D. Changes to Form D

The SEC amended Form D, which issuers must file with the SEC (and as required with state securities authorities) when offering securities made without registration under the Securities Act in reliance on an exemption provided by Regulation D. The revised form includes a new separate box for issuers to check if they are claiming the new Rule 506(c) exemption that would permit general solicitation and general advertising.

II. Rule 144A and Regulation S

Rule 144A is a non-exclusive safe harbor exemption from the registration requirements of the Securities Act for resales of certain  “restricted securities” to Qualified Institutional Buyers 8 (“QIBs”). By its terms, Rule 144A is available solely for resale transactions; but has been principally used by market participants since its adoption to facilitate capital raising in transactions that involve a primary offering of securities by an issuer to one or more financial intermediaries – commonly known as the “initial purchasers” – in transactions that are exempt from registration pursuant to Section 4(a)(2) of the Securities Act or Regulation S, followed by the resale of those securities by the initial purchasers to QIBs in reliance on Rule 144A. Although Rule 144A does not include an express prohibition against general solicitation or advertising, offers of securities under Rule 144A currently must be limited to QIBs, which has the same practical effect.

A. Offers to Persons Other Than Qualified Institutional Buyers

Section 201(a)(2) of the JOBS Act directs the SEC to provide that securities sold pursuant to Rule 144A may be offered to persons other than QIBs, including by means of general solicitation or advertising, provided that securities are sold only to persons that the seller and any person acting on behalf of the seller reasonably believe is a QIB. Under the new rules, resales of securities pursuant to Rule 144A could be conducted using general solicitation or advertising, so long as the purchasers are limited in this manner. The SEC confirmed that the general solicitation permitted in Rule 144A resales from the initial purchaser to QIBs will not affect the availability of the Section 4(a)(2) private placement exemption or Regulation S for the initial sale of securities by the issuer to the initial purchaser.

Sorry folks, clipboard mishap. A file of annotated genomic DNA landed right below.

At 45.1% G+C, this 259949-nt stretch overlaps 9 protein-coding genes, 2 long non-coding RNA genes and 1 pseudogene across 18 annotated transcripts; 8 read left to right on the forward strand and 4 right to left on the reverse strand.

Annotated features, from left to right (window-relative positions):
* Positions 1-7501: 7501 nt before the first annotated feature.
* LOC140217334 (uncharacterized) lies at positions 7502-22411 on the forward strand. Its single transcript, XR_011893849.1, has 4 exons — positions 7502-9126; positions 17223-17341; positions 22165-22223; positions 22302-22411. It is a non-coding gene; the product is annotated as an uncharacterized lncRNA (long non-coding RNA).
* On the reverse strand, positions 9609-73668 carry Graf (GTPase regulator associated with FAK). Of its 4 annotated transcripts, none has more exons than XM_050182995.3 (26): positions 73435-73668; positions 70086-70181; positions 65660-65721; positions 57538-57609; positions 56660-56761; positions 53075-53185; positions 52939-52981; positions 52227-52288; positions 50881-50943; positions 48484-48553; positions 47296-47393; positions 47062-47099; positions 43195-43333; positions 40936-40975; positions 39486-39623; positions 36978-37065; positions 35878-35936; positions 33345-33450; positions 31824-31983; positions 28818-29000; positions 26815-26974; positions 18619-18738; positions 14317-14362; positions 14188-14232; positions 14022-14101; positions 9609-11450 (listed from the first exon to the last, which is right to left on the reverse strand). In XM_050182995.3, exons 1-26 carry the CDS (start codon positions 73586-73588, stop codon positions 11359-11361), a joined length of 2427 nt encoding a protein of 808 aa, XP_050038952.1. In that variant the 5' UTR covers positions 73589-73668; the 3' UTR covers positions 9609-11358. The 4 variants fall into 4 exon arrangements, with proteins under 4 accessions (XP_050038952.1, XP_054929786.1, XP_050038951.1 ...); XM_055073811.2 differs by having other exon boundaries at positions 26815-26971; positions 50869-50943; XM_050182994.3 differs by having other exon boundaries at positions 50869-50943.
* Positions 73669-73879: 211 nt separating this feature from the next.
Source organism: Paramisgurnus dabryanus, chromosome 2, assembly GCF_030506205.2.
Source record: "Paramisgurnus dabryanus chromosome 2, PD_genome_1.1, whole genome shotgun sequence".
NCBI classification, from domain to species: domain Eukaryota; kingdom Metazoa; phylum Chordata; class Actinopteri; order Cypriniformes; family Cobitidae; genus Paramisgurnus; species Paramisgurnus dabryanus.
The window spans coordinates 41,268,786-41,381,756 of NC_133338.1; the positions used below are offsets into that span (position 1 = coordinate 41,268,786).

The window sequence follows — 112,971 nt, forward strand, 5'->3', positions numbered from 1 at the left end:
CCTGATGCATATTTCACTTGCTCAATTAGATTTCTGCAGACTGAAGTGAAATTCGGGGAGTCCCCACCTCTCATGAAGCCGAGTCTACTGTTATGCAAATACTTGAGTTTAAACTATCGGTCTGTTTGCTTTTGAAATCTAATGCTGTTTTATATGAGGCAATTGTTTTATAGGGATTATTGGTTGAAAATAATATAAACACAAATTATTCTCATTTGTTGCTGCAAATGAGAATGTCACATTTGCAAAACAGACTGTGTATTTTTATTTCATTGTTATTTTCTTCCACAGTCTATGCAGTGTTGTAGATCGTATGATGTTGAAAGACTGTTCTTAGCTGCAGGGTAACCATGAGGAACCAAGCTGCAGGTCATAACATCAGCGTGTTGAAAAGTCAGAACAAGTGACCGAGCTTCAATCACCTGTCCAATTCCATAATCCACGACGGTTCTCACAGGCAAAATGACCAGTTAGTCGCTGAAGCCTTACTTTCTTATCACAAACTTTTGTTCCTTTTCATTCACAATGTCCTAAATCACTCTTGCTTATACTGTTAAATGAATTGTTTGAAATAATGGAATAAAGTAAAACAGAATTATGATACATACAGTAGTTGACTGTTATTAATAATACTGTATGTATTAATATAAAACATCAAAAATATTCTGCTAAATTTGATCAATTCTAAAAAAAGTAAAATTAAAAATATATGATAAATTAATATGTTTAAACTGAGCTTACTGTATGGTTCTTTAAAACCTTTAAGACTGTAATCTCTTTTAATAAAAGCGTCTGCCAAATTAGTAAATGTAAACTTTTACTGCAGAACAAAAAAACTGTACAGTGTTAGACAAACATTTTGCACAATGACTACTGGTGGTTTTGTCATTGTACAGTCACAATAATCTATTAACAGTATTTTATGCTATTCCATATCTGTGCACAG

The standards for reasonably determining whether a purchaser is a QIB, contained in Rule 144A(d), remain unchanged.

B. Regulation S

The SEC noted in its proposing release that with the ability to engage in general solicitation in connection with Rule 506 and Rule 144A transactions, questions had been raised as to the impact of the use of general solicitation on the availability of the Regulation S safe harbor for offshore offerings conducted concurrently with unregistered offerings inside and outside the United States. The SEC reaffirmed its view and stated that concurrent offshore offerings that are conducted in compliance with Regulation S will not be integrated with domestic unregistered offerings that are conducted in compliance with Rule 506 or Rule 144A, a view that is consistent with prior policy positions taken with respect to Regulation S offerings and registered offerings (or exempt offerings) concurrently conducted in the United States.